Black Death Plague Fields

Their results show that the Black Death’s mortality varied widely, with some areas suffering the devastation the pandemic has become known for and others experiencing a much lighter touch. Sharp agricultural declines in Scandinavia, France, southwestern Germany, Greece and central Italy support the high mortality rates attested to in medieval sources. Meanwhile many regions, including much of Central and Eastern Europe and parts of Western Europe including Ireland and Iberia, show evidence for continuity or uninterrupted growth.

“The significant variability in mortality that our BDP approach identifies remains to be explained, but local cultural, demographic, economic, environmental and societal contexts would have influenced Y. pestis prevalence, morbidity, and mortality,” says Alessia Masi from the MPI SHH and La Sapienza University in Rome.

Dolina Sta?z?ki

Stazki river valley — the complex of rich fens having an origin in the medieval period. Palaeoecological signal of deforestations, agriculture and then forestry development was inferred in high resolution from this peat archive. Credit: Mariusz Lamentowicz

No single model of the pandemic

One reason these results come as a surprise is that many of the quantitative sources that have been used to construct Black Death case studies come from urban areas, which, despite their ability to collect information and keep records, were also characterized by crowding and poor sanitation. However, in the mid 14th century, upwards of 75% of the population of every European region was rural. The current study shows that, to understand the mortality of a particular region, data must be reconstructed from local sources, including BDP as a method for measuring the change in cultural landscapes.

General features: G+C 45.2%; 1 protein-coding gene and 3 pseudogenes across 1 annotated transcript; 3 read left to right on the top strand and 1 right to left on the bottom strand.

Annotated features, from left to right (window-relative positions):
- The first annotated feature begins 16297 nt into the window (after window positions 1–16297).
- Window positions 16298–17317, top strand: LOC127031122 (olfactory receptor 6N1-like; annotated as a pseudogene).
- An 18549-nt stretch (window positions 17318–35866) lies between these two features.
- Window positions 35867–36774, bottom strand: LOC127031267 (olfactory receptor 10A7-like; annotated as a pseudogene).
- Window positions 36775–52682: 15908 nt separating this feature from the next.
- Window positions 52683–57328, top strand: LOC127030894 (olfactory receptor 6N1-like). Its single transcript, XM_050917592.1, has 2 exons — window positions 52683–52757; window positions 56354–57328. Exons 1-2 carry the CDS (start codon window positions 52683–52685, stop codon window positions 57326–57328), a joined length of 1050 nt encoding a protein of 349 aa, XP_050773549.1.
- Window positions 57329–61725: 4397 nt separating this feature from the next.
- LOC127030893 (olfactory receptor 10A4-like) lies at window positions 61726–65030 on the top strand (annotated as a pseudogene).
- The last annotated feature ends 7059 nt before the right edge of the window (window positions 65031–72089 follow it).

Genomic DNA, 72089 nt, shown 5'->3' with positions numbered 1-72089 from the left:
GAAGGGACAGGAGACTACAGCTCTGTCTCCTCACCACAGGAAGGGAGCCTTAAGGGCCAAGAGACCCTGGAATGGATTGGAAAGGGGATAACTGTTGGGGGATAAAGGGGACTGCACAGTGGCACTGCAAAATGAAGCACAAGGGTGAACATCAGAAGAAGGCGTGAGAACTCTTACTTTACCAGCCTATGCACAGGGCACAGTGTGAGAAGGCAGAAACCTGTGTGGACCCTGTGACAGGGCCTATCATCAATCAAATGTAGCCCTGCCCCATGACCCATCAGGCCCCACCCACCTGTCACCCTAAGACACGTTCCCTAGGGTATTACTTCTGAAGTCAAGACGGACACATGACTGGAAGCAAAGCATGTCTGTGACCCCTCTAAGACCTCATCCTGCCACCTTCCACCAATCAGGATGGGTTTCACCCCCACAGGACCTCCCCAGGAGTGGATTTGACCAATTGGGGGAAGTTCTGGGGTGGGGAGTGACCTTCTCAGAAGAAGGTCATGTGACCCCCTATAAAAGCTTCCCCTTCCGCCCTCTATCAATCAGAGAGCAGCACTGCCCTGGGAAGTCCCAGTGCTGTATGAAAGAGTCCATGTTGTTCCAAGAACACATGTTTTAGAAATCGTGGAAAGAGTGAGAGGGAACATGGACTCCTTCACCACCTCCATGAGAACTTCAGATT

Black Death Plague Map

“There is no single model of ‘the pandemic’ or a ‘plague outbreak’ that can be applied to any place at any time regardless of the context,” says Adam Izdebski, the leader of the Palaeo-Science and History group at the MPI SHH. “Pandemics are complex phenomena that have regional, local histories. We have seen this with <span class="glossaryLink" aria-describedby="tt" data-cmtooltip="

COVID-19
First identified in 2019 in Wuhan, China, Coronavirus disease 2019 (COVID-19) is an infectious disease caused by severe acute respiratory syndrome coronavirus 2 (SARS-CoV-2). It has spread globally, resulting in the 2019–20 coronavirus pandemic.

” data-gt-translate-attributes=”[{"attribute":"data-cmtooltip", "format":"html"}]”>COVID-19, now we have now shown it for the Black Death.”

The differences in the Black Death’s mortality across Europe demonstrates that the plague was a dynamic disease, with cultural, ecological, economic and climatic factors mediating its dissemination and impact. Moving forward, the researchers hope that more studies will use palaeoecological data to understand how these variables interact to shape past – and present – pandemics.

Reference: “Palaeoecological Data indicates land-use changes across Europe linked to spatial heterogeneity in mortality during the Black Death pandemic” 10 February 2022, Nature Ecology & Evolution.
DOI: 10.1038/s41559-021-01652-4